Gaudí’s Sagrada Família in Barcelona is an ongoing project.
Begun in 1882, Gaudí made his plans mainly in his head and on the fly. When he died, no blueprints were left (some had been burned but most were non-existent), so architects taking on the massive project (projected to finish in 2026, 144 years after it was started) must try to imagine what Gaudí would have wanted.
The Sagrada Família feels like it’s just dripping with nature-inspired Gothic architecture. The columns supporting the church are meant to look like trees, the pointy spires become bowls with fruit and berries and the spiral staircases look like snail shells. The ceiling looks like the canopy of a forest and birds soar around the outside of the building.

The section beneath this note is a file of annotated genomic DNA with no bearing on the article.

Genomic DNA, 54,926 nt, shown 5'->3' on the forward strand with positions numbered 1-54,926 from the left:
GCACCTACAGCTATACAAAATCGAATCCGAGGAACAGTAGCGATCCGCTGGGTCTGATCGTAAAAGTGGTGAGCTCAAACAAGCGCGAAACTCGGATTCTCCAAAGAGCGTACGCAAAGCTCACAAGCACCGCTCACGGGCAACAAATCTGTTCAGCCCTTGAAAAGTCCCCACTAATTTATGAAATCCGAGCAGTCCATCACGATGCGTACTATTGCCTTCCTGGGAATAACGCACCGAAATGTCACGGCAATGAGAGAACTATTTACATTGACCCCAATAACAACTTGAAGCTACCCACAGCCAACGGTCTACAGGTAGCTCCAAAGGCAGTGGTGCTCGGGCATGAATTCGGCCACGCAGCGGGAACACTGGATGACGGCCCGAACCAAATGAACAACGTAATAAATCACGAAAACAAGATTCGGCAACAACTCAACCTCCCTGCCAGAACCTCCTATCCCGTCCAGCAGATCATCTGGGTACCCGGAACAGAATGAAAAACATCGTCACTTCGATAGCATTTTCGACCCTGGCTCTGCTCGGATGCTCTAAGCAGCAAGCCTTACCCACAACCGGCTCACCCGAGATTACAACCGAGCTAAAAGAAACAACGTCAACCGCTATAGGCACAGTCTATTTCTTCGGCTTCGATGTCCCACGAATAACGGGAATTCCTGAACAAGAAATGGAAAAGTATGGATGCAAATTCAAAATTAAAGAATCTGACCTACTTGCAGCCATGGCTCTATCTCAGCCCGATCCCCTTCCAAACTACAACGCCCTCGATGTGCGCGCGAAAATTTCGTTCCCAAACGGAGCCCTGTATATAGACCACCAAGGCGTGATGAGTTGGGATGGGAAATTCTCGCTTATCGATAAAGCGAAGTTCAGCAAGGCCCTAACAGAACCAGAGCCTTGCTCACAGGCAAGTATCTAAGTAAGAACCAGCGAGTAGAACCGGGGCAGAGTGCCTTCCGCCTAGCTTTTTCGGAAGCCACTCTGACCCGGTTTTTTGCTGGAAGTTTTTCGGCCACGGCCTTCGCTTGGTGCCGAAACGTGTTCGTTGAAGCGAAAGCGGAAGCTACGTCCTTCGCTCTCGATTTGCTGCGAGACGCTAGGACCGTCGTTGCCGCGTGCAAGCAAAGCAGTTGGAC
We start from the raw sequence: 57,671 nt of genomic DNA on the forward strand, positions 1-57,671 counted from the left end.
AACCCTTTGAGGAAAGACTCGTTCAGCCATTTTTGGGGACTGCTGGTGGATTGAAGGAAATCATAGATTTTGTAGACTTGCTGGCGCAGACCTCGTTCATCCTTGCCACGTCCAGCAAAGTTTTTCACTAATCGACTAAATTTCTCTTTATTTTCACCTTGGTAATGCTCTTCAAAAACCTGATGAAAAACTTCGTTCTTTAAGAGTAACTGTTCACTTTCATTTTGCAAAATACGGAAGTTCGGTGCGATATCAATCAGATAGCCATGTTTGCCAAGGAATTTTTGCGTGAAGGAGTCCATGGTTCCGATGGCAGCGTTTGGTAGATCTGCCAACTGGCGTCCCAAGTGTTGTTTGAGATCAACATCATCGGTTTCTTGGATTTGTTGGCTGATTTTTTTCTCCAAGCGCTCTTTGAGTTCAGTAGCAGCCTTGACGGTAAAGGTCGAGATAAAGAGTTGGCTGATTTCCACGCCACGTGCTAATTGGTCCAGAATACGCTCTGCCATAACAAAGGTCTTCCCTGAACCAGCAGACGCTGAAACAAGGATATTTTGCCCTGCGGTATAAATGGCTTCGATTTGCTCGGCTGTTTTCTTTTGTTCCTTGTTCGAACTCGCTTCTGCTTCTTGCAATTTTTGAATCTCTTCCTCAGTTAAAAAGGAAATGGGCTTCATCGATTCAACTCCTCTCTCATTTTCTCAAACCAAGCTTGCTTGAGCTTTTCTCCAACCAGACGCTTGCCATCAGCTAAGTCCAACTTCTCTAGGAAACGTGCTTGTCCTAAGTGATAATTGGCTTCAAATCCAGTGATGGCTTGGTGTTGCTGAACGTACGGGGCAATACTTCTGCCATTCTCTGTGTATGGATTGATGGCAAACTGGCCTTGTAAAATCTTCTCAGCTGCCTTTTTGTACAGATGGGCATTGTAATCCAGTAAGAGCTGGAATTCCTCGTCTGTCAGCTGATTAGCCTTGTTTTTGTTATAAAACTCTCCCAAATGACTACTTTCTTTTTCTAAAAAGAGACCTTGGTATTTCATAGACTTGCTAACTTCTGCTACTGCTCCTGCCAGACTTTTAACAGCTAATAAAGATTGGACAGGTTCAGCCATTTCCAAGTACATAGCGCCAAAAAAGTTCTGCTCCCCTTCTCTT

Lacking any purely flat surfaces, there is a lot to admire in this church.
Visiting the enormous church mid-construction is certainly interesting, but if you head to the side entrance on Carrer Sardenya (just ask someone working), you can attend mass in either Catalan or Spanish. There are no English services.
While everyone is welcome (you won’t be turned away unless you’re inappropriately dressed), the service is intended for the local congregation. You might not understand any of it, but it’s a great (and free) way to see the inside of the church and get a lesson in Catalan or Spanish.